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You don’t know what you don’t know!

Posted
March 2, 2020
Business Law

Here’s an interesting one; what happens if an employee is dismissed by one manager when another manager knows something which would call the fairness of that dismissal into question? Do we concern ourselves only with what the dismissing manager knew or thought at the time of the dismissal? Or can the other manager’s knowledge be taken into account? Two recent cases have considered this conundrum.

Royal Mail v Jhuti

In the Jhuti case, a senior manager dismissed a member of the marketing team for what she believed to be genuine shortcomings in Ms. Jhuti’s performance. However, evidence placed before the Employment Tribunal called into question the legitimacy of the performance management process. Instead, it looked like the dismissal might have been orchestrated by the line manager as a direct response to Ms. Jhuti having previously raised concerns about a potential breach of Ofcom guidance. Ms. Jhuti’s unfair dismissal claim went all the way up to the Supreme Court. There, 5 Supreme Court judges decided that the line manager’s knowledge was relevant when deciding whether the employer had fairly dismissed the employee, regardless of whether the dismissing manager was aware of the relevant matter.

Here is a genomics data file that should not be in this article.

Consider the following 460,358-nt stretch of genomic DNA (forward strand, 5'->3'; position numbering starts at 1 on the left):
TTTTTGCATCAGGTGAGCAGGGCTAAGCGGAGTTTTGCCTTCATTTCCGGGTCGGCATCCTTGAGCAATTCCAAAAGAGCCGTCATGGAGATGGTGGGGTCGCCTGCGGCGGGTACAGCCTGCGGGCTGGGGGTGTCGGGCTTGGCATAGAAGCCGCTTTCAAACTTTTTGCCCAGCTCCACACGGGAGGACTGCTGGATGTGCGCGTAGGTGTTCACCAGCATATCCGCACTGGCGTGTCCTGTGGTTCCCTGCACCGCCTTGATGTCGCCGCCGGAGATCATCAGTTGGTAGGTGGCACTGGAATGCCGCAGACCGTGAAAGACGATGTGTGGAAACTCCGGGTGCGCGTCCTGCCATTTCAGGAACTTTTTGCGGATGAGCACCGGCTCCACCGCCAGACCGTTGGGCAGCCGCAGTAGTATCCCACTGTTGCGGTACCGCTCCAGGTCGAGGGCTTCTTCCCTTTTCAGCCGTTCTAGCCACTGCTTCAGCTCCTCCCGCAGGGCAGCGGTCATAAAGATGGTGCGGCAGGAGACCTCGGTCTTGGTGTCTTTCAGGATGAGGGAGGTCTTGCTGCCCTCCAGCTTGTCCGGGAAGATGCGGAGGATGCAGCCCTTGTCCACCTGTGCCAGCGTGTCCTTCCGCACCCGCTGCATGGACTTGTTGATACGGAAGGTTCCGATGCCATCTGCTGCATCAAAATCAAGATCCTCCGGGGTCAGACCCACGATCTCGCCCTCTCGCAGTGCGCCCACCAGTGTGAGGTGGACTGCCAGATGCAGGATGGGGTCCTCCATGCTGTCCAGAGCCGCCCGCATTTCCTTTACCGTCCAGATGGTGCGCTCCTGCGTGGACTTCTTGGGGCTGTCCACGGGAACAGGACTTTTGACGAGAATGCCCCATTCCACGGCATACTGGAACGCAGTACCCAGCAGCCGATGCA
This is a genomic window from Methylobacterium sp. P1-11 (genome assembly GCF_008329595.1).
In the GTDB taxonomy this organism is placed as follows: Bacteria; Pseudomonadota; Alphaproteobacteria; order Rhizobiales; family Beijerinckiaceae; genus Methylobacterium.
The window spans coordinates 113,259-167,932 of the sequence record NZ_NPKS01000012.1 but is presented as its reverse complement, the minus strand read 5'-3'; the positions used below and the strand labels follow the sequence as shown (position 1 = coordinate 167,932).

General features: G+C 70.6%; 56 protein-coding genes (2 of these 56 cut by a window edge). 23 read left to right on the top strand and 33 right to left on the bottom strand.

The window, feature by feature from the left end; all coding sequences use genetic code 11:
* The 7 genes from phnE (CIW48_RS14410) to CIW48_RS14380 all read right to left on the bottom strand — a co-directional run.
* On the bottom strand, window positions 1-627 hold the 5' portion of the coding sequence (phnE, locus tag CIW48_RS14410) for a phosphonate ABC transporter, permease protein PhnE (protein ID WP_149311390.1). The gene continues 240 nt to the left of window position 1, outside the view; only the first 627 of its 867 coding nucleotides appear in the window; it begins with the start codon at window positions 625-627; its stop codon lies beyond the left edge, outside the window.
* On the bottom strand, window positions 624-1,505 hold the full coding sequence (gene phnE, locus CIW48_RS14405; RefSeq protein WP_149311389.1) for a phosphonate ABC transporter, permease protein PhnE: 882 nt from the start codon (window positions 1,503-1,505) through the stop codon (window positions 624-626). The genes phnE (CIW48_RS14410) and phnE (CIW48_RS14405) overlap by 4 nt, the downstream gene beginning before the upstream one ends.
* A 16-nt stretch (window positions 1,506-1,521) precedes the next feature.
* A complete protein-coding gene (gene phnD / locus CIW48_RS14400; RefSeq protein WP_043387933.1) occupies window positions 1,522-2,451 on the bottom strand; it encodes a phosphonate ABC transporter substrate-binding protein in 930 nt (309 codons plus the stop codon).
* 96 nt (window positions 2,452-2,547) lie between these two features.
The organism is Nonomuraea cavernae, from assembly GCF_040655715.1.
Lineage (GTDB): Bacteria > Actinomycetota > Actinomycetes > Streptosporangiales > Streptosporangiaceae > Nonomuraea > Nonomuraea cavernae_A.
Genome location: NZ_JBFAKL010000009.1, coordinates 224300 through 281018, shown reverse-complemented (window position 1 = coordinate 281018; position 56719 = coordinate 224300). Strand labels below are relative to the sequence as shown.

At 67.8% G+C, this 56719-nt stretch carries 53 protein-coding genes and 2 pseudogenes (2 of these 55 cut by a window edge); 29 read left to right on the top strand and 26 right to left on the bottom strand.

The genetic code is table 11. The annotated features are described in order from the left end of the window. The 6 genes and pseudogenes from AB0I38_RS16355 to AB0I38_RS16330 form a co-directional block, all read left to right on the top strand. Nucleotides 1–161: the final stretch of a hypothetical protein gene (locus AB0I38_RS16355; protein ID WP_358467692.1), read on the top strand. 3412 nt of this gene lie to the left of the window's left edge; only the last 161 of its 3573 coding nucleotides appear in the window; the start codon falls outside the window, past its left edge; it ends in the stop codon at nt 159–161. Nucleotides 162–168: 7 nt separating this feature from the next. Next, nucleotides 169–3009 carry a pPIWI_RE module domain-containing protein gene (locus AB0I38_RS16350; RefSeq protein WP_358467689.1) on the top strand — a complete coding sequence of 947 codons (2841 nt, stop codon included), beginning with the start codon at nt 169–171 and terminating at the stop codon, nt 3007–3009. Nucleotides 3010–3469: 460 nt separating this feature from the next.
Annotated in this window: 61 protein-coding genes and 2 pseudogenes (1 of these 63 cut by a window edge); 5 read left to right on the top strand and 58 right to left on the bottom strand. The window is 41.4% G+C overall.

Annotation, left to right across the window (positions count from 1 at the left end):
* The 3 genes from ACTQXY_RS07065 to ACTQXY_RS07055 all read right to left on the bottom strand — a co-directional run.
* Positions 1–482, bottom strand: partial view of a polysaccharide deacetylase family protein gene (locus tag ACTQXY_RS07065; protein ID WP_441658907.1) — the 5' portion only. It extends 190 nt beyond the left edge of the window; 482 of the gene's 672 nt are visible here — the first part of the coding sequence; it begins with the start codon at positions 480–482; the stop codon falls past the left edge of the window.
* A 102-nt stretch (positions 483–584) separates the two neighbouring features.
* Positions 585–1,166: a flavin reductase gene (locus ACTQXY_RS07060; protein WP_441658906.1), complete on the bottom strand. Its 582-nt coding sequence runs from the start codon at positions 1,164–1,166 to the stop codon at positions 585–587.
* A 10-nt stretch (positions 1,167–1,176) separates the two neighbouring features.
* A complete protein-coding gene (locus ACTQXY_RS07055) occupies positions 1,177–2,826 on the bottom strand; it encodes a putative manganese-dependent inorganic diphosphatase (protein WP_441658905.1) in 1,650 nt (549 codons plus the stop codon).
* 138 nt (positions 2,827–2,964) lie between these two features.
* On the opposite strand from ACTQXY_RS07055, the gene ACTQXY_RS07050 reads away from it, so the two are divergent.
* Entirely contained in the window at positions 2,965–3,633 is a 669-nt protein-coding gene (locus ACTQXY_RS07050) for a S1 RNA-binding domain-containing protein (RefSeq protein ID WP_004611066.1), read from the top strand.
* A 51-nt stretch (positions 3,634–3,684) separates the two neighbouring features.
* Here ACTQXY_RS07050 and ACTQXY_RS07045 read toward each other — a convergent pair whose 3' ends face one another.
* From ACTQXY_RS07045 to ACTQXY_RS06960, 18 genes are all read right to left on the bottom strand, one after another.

Uddin v London Borough Of Ealing

When the Employment Appeal Tribunal heard the case of Uddin, they grappled with a similar sort of problem. Here, the employee was dismissed after being accused of inappropriate sexual behaviour towards a colleague. The dismissing manager relied heavily on the fact that the alleged victim had made a complaint to the police. What he didn’t know is that the police complaint has actually been withdrawn. This information was known to the investigating officer and substantially undermined the case for dismissal.  

Applying the principles established in Jhuti, Judge Auerbach concluded that the knowledge of the investigator could be taken into account when deciding whether the dismissal was fair.

So what?

These cases underline the importance of ensuring that the case for dismissing an employee is properly discussed and aired. It is not just about what the dismissing manager knows and understands at the time of dismissal. The knowledge, the understanding and the motives of other managers may be relevant. Tread carefully!

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